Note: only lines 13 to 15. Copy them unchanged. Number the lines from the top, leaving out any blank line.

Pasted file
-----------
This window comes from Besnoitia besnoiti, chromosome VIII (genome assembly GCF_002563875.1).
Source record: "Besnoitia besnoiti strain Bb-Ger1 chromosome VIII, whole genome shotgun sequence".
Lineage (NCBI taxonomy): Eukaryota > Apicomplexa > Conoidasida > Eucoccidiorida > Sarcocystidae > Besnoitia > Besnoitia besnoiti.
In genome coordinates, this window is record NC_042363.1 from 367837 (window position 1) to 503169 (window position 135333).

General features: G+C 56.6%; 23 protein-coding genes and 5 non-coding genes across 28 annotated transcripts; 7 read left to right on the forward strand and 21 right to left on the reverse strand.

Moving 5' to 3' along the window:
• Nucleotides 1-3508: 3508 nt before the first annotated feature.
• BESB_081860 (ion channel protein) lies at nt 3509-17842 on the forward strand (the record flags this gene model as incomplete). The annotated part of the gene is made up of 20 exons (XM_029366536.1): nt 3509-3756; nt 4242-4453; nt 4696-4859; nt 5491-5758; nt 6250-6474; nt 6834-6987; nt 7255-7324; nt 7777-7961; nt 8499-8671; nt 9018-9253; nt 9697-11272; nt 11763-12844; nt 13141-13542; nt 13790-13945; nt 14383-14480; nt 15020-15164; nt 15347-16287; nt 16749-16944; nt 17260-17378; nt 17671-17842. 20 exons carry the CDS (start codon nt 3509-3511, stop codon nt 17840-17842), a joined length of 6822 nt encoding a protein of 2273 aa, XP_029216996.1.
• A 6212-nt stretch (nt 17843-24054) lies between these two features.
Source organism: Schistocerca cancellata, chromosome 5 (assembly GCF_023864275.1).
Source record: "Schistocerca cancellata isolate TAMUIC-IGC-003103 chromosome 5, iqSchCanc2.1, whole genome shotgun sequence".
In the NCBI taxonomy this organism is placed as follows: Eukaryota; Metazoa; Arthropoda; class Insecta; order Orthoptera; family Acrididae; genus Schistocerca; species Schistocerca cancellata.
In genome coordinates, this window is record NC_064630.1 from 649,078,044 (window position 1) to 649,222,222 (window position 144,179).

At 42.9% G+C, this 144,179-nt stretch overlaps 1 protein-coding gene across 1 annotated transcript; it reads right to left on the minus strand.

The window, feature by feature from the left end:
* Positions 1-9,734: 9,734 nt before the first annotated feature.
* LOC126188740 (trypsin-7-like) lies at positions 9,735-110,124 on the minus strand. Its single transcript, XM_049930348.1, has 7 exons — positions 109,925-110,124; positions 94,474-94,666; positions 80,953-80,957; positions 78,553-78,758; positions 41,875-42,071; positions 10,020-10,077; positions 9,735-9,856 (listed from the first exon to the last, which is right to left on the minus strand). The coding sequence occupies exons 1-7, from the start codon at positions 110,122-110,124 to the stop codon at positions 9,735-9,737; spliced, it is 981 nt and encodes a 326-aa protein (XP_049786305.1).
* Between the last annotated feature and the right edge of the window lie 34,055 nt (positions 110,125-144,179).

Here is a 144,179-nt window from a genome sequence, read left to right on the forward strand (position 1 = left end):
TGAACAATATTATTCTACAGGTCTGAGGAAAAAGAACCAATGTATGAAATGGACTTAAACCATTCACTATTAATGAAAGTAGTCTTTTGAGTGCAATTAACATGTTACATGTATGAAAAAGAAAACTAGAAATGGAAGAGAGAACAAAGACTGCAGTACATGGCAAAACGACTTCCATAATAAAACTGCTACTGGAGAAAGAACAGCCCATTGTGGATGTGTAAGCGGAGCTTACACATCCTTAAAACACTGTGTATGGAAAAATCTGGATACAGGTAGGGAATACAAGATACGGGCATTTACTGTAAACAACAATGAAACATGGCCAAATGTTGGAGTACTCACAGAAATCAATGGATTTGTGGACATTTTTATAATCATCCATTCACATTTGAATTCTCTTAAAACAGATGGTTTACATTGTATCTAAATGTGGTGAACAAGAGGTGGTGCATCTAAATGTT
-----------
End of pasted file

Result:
In genome coordinates, this window is record NC_064630.1 from 649,078,044 (window position 1) to 649,222,222 (window position 144,179).

At 42.9% G+C, this 144,179-nt stretch overlaps 1 protein-coding gene across 1 annotated transcript; it reads right to left on the minus strand.

The window, feature by feature from the left end: